Zero tailswing (ZTS) is not new in compact excavators. In fact, the first ZTS models were introduced in the mid '90s. Yet it seems this configuration may be coming into its own as a viable option to conventional tailswing designs.
"We're seeing a swing from traditional to ZTS configurations in the last five years," says Chaney. "There are both benefits and compromises to ZTS."
With ZTS machines, the rear of the machine stays within the machine's track width. One benefit of this design is that it prevents accidentally damaging trees, buildings and the machine itself. ZTS also permits easier spoil placement in tight quarters.
Compromises of the design include a heavier weight of the machine as well as harder-to-reach maintenance points. Many manufacturers are trying to minimize these compromises. For example, JCB offers gull wing doors for easier access to service points.
"Most manufacturers are expanding their product offerings by offering several ZTS models now," says Chaney.
The size of things
According to sources, the most popular size class over the last five years has been the 2- to 4-metric-ton machine. "This size class satisfies the largest variety of customers who use compact excavators," says Chaney.
This size machine offers many of the productivity-enhancing features mentioned earlier in this article as well as enclosed cabs or open canopies and various types of control systems. This size can fit through gates and doorways and can feature an expandable undercarriage to increase lift capacity.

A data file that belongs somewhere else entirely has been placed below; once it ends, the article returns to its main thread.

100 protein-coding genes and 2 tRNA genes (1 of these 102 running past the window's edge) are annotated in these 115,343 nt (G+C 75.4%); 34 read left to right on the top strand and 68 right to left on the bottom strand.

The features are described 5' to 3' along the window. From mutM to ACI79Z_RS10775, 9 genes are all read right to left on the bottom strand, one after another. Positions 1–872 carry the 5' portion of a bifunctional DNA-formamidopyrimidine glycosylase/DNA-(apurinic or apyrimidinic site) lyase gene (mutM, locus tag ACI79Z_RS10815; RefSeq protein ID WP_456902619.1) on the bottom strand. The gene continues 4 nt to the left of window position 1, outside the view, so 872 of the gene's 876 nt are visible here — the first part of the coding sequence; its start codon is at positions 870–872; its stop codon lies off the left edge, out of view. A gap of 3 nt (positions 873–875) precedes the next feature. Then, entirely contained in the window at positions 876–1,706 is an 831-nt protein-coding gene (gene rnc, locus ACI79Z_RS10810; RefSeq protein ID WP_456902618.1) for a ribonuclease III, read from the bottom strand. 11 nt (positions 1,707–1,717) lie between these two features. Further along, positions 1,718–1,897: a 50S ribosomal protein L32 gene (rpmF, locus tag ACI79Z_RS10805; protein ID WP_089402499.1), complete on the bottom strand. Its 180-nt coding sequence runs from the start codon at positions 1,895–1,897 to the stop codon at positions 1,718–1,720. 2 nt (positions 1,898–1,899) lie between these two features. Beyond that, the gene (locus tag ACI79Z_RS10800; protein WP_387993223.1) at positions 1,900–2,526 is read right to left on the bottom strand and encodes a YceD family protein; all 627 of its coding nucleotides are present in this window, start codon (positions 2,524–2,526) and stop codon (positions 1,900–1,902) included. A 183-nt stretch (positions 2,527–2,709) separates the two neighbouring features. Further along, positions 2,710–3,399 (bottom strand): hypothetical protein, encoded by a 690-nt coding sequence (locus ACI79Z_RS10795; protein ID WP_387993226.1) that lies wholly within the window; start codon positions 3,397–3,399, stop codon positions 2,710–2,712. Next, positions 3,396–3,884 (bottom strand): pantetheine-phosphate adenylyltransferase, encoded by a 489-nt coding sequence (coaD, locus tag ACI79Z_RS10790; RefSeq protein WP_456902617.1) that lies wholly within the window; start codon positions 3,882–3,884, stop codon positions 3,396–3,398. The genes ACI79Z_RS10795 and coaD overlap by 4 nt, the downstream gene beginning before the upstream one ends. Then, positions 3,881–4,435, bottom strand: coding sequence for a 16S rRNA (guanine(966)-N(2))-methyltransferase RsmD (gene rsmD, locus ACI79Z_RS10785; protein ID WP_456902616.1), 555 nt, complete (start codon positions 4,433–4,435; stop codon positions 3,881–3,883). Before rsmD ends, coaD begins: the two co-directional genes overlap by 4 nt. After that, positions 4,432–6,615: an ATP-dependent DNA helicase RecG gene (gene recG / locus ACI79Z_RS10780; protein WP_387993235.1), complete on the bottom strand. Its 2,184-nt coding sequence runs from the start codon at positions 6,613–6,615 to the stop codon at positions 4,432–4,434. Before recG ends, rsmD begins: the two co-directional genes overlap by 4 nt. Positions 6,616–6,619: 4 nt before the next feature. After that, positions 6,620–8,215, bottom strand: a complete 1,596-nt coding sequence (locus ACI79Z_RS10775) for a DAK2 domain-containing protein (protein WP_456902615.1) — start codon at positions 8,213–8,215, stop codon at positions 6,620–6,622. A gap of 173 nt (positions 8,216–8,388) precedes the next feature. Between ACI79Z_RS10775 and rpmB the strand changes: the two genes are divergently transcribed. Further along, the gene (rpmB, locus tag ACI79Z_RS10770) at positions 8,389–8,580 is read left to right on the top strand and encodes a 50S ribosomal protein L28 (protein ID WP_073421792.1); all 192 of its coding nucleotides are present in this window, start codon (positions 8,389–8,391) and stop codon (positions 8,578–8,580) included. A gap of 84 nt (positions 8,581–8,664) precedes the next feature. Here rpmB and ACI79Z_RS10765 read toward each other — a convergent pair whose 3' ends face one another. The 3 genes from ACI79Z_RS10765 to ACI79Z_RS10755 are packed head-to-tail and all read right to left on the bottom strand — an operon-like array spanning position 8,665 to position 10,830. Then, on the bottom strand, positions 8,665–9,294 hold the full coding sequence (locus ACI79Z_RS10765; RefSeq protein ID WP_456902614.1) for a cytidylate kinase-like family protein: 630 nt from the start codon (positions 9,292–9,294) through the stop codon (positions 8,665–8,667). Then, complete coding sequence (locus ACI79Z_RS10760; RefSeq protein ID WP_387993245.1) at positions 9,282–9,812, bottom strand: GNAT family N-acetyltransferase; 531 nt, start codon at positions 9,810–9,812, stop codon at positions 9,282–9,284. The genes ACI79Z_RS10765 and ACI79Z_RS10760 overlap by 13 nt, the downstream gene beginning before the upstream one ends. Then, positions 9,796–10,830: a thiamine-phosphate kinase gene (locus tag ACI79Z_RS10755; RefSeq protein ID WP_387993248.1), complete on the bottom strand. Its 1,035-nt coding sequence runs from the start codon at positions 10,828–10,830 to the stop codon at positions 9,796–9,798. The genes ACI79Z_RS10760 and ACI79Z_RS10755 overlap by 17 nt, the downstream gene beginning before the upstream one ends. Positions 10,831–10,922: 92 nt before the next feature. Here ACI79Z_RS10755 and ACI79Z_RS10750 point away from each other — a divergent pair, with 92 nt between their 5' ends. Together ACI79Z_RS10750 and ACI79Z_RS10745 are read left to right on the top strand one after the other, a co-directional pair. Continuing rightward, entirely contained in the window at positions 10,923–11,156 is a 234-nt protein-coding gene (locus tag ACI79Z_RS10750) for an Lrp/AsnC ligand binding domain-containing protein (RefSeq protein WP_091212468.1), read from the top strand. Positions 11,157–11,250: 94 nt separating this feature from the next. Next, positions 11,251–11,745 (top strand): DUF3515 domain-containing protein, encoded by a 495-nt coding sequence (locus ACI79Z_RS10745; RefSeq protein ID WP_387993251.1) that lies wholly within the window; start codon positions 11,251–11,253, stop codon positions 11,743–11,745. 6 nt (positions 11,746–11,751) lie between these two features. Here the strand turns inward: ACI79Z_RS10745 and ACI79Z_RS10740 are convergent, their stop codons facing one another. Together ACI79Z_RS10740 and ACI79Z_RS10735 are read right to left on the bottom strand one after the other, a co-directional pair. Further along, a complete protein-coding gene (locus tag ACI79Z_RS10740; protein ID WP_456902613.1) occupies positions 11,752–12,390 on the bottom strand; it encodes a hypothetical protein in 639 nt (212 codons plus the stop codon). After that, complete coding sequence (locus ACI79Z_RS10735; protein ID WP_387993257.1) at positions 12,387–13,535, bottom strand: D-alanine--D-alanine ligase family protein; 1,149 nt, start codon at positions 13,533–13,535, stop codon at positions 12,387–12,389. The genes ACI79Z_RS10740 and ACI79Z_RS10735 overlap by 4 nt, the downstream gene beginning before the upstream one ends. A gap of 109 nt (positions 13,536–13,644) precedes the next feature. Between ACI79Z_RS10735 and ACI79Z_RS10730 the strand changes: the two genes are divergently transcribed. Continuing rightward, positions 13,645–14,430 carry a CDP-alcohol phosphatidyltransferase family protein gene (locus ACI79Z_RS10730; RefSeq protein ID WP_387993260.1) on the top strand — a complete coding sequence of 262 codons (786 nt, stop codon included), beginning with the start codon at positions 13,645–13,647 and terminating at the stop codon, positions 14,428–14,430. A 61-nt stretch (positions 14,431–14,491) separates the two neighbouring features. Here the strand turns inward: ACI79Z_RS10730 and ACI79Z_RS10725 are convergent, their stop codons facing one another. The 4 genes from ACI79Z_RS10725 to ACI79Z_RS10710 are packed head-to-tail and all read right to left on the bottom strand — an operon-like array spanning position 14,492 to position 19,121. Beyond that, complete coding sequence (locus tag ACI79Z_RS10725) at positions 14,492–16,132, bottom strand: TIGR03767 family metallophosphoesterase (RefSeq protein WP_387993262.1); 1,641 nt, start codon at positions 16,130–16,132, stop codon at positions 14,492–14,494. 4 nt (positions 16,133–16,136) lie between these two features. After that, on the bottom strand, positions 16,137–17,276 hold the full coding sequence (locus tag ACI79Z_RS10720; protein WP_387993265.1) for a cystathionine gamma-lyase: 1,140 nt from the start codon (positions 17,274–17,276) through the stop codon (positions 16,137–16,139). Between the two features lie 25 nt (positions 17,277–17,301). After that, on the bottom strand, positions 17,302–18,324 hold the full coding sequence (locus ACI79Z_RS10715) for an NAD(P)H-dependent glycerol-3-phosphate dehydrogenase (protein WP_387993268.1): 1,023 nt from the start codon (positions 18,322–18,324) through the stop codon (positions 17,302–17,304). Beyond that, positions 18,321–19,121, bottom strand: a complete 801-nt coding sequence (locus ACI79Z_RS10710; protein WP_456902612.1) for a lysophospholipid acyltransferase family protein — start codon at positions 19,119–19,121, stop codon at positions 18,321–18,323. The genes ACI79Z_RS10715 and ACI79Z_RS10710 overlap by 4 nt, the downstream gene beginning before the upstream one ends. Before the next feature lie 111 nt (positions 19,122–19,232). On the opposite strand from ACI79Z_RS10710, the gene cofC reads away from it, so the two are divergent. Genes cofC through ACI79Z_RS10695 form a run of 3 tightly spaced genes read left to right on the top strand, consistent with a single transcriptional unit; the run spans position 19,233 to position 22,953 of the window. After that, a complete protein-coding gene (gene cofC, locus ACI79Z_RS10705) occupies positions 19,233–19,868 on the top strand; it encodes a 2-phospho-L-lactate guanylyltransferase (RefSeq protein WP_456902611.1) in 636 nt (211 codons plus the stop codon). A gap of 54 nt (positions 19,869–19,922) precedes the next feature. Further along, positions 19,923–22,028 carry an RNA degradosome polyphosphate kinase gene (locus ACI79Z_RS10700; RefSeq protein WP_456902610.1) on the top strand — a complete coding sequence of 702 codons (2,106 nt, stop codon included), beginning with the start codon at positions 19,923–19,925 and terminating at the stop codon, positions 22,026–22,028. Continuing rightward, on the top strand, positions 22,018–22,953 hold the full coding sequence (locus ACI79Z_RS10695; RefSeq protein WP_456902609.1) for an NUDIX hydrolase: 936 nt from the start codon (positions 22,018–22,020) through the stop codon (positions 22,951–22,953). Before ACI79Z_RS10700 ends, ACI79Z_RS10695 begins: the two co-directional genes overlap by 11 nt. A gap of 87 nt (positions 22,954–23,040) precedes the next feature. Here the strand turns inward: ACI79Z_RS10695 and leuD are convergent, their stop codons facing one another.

For example, Deere's 17D hydraulically adjustable undercarriage retracts to a width of less than 40 inches. It extends to 50 inches for operating stability. "We understand that compact dimensions can only provide the operator with greater productivity if their equipment is maneuverable and versatile," says Wall.
Suppliers say contractors seem to be looking toward the larger models to get their jobs done these days. "We're seeing a trend of customers stepping into larger machines, especially in the construction market," says Rostberg with Bobcat.
The next step
Now that compact excavators have proven that they're a contender on the jobsite, what's the next step for these machines?
Operator comfort will continue to be a focus for manufacturers as they try to differentiate their offerings. "Competition is fierce amongst suppliers," says Chaney with JCB. "We each want to offer a difference to set us apart, and that's what is going to drive change. The main thing is offering productivity, but we need to offer productivity with comfort."
Manufacturers see the popularity of ZTS continuing to grow. They also see more machine controls, such as GPS and lasers, for compact excavators because those systems are becoming more common on jobsites.
Fuel costs will also drive change, says Chaney. He speculates that you might see electric or hybrid systems, perhaps even hydrogen systems, on compact machines.
"Compact excavators have advanced quite a bit in the last 10 years," says Chaney. "Manufacturing efficiencies and volume have driven costs down, but customers will continue to give us challenges to meet. Compact excavator technology will be driven by trying to meet those challenges, so who knows what the future might bring?"